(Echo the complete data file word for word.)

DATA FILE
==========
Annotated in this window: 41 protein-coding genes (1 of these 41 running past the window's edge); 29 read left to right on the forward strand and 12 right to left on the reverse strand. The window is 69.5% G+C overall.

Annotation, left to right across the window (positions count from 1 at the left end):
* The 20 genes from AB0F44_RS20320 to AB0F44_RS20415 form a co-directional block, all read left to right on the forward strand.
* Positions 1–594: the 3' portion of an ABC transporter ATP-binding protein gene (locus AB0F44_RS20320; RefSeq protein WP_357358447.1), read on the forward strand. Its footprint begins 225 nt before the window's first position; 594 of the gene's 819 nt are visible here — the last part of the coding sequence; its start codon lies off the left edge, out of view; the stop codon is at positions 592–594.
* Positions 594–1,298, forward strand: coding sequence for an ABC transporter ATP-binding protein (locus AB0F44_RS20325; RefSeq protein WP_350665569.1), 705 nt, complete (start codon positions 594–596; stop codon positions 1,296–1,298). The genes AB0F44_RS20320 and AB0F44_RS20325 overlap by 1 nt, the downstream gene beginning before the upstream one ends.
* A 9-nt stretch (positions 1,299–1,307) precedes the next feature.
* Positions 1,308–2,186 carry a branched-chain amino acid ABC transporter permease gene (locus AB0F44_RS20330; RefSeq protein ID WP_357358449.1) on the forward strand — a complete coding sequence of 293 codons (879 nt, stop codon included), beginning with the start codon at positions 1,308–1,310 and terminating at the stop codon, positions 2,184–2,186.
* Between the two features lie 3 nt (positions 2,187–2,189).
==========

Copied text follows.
Annotated in this window: 41 protein-coding genes (1 of these 41 running past the window's edge); 29 read left to right on the forward strand and 12 right to left on the reverse strand. The window is 69.5% G+C overall.

Annotation, left to right across the window (positions count from 1 at the left end):
* The 20 genes from AB0F44_RS20320 to AB0F44_RS20415 form a co-directional block, all read left to right on the forward strand.
* Positions 1–594: the 3' portion of an ABC transporter ATP-binding protein gene (locus AB0F44_RS20320; RefSeq protein WP_357358447.1), read on the forward strand. Its footprint begins 225 nt before the window's first position; 594 of the gene's 819 nt are visible here — the last part of the coding sequence; its start codon lies off the left edge, out of view; the stop codon is at positions 592–594.
* Positions 594–1,298, forward strand: coding sequence for an ABC transporter ATP-binding protein (locus AB0F44_RS20325; RefSeq protein WP_350665569.1), 705 nt, complete (start codon positions 594–596; stop codon positions 1,296–1,298). The genes AB0F44_RS20320 and AB0F44_RS20325 overlap by 1 nt, the downstream gene beginning before the upstream one ends.
* A 9-nt stretch (positions 1,299–1,307) precedes the next feature.
* Positions 1,308–2,186 carry a branched-chain amino acid ABC transporter permease gene (locus AB0F44_RS20330; RefSeq protein ID WP_357358449.1) on the forward strand — a complete coding sequence of 293 codons (879 nt, stop codon included), beginning with the start codon at positions 1,308–1,310 and terminating at the stop codon, positions 2,184–2,186.
* Between the two features lie 3 nt (positions 2,187–2,189).